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Fat truckie's tale shows need for respect and process

The Dominion Post 23 May 2009

Truck driver Bruce Douglas was dismissed by Godfrey Haulage Limited by telephone for being too fat. He won his case for unjustified dismissal before the Employment Relations Authority this month.

Mr Douglas applied for the job and attended an interview in Mt Maunganui. He also attended a pre- employment medical examination with the employer's occupational health nurse. He was drug tested.

The nurse provided a pre- employment medical report which stated that Mr Douglas was work fit and recommended for the position. However, to be a good employee, the report said, he really needed to lose weight. It appeared that the employer did not read the report before the interview and it was not given to Mr Douglas.

In his interview, Mr Douglas was asked if he would have any problems getting up the ladder on the trucks because of his size. He said he would not. He was offered the position as a full-time driver based in Rotorua, requiring driving, loading and unloading. He was also advised that he would be given one week's training.

Mr Douglas commenced work, completed the week's training, and two days later received a phone call from Mr Dynes, the managing director of Godfreys. Mr Dynes asked Mr Douglas how he was getting on with the job. Mr Douglas responded that while it was different to long haul, he was enjoying the job and all was well.

Mr Dynes then told Mr Douglas that he thought he should finish up, stating that Mr Douglas should look at joining a gym or hiring a personal trainer to help him lose weight. He asked whether Mr Douglas was a member of Southern Cross, which would subsidise a $15,000 stomach stapling operation.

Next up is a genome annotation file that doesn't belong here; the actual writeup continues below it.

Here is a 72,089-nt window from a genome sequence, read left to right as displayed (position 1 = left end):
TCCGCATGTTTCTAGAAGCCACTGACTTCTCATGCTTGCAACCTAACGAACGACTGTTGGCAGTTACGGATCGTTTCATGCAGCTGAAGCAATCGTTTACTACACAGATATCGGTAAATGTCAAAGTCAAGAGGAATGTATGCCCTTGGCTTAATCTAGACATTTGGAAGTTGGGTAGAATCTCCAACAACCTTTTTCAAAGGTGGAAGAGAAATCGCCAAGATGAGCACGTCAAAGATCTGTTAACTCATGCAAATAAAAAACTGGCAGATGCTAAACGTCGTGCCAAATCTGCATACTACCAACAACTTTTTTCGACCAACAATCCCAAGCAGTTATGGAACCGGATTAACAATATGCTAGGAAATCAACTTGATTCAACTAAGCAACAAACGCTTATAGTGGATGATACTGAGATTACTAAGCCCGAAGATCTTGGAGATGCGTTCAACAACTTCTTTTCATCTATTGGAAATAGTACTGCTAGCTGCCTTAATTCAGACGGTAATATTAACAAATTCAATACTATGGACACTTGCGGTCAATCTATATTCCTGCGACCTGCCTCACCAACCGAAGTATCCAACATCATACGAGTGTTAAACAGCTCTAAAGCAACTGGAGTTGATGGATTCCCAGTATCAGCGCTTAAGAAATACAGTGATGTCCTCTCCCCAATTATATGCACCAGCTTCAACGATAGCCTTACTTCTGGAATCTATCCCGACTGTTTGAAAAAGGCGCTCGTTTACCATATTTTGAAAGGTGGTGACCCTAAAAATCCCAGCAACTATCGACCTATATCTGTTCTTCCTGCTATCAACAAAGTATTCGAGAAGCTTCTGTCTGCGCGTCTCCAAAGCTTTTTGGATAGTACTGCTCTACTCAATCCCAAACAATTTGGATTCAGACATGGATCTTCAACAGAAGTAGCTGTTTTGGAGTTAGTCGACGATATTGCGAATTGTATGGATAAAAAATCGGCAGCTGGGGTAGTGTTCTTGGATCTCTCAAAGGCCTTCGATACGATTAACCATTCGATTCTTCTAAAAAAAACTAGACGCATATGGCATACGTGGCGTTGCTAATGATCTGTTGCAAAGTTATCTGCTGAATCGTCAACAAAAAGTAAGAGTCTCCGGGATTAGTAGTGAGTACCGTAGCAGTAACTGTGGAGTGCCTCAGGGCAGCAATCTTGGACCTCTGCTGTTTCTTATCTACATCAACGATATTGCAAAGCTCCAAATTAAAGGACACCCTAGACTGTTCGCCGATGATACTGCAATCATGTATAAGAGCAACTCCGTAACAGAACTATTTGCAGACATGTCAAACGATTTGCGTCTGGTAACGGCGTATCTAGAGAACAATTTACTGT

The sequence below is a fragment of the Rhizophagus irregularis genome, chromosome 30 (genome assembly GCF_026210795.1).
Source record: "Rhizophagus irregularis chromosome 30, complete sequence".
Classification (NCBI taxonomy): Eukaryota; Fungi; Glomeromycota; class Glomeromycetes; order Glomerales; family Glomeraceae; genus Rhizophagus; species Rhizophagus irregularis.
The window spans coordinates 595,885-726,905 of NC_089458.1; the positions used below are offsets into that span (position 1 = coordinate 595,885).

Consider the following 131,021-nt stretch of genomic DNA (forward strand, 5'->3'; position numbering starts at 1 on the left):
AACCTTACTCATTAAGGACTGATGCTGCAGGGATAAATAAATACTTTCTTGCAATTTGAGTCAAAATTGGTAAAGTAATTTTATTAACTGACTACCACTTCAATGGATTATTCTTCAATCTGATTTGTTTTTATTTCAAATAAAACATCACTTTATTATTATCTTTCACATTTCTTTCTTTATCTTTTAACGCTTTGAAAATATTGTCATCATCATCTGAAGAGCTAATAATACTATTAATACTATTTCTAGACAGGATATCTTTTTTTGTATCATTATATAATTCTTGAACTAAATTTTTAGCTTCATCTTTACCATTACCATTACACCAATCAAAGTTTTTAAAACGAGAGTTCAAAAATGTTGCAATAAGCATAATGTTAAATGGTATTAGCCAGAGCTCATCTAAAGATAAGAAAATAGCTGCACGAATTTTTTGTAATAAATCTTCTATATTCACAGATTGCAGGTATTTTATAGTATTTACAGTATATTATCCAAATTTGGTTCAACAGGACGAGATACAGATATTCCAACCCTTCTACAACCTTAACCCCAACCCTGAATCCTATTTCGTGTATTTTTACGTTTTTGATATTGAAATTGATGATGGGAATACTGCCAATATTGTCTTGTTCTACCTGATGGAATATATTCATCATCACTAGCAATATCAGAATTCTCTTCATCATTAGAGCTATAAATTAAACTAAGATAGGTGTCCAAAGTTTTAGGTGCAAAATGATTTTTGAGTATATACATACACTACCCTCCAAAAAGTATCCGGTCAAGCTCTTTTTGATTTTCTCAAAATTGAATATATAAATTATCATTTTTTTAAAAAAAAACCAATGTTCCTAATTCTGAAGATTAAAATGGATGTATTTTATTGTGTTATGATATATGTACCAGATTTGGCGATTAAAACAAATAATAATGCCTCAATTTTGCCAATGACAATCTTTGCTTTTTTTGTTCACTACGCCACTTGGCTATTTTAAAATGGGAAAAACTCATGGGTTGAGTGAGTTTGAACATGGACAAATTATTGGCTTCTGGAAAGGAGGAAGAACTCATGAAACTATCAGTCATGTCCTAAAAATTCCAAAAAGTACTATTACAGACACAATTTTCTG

Mr Dynes told Mr Douglas that he had done nothing wrong, but he was just too big for the job and that he was to finish immediately.

Mr Douglas was tearful in the smoko room where others were present while he took Mr Dynes' phone call. He felt humiliated and upset.

Mr Dynes claimed his comments were intended to be supportive of Mr Douglas and made out of real concern for him. They were not received in that light and Mr Dynes ought to have appreciated that, the authority said.

As a result of his dismissal Mr Douglas lost his stockcar and both of his vehicles because he defaulted in payments. It was also necessary to place his house on the market for sale, and he had to borrow money from his family.

The authority found that Mr Douglas had been unjustifiably dismissed and in no way blameworthy for the situation. He was awarded $10,500 in lost wages. The authority also found that he suffered hurt, humiliation and injuredfeelings. Taking into account his employment was only over six days, Mr Douglas was awarded $4000 compensation.

An employee is required to be medically fit to complete the tasks required of them. They are obliged to complete the work that is reasonably provided for them by the employer, and must be in a state to be able to do so.

More than 25 per cent of New Zealanders over the age of 15 are obese, compared to the 13 per cent OECD median.

The case highlights that if an employer has concerns about an employee's medical fitness, they need to proceed carefully. Medical reports must be shown to an employee, particularly if they are to be relied upon to terminate an employee's employment.

Further, such matters should be addressed with sensitivity, so as not to unduly humiliate the employee.

Employees should be treated with dignity and respect. This applies whether the employee has been employed for six years or six days.

You don't dismiss a worker over the telephone. You don't dismiss them without a proper investigation and hearing. It makes no sense for an employer to employ someone having received, but possibly not considered, a medical report that they had before the person was employed that confirms that the person was fit for work - and then dismiss them for matters covered in the report. A real mess if ever there was one, but a mess that illustrates errors and how to do things properly.

Peter Cullen is a partner at Cullen - the Employment Law Firm

Email: peter@cullenlaw.co.nz

Cullen - The Employment Law Firm was one of the first eleven law firms in New Zealand approved to provide employment law services to Government and the public sector.

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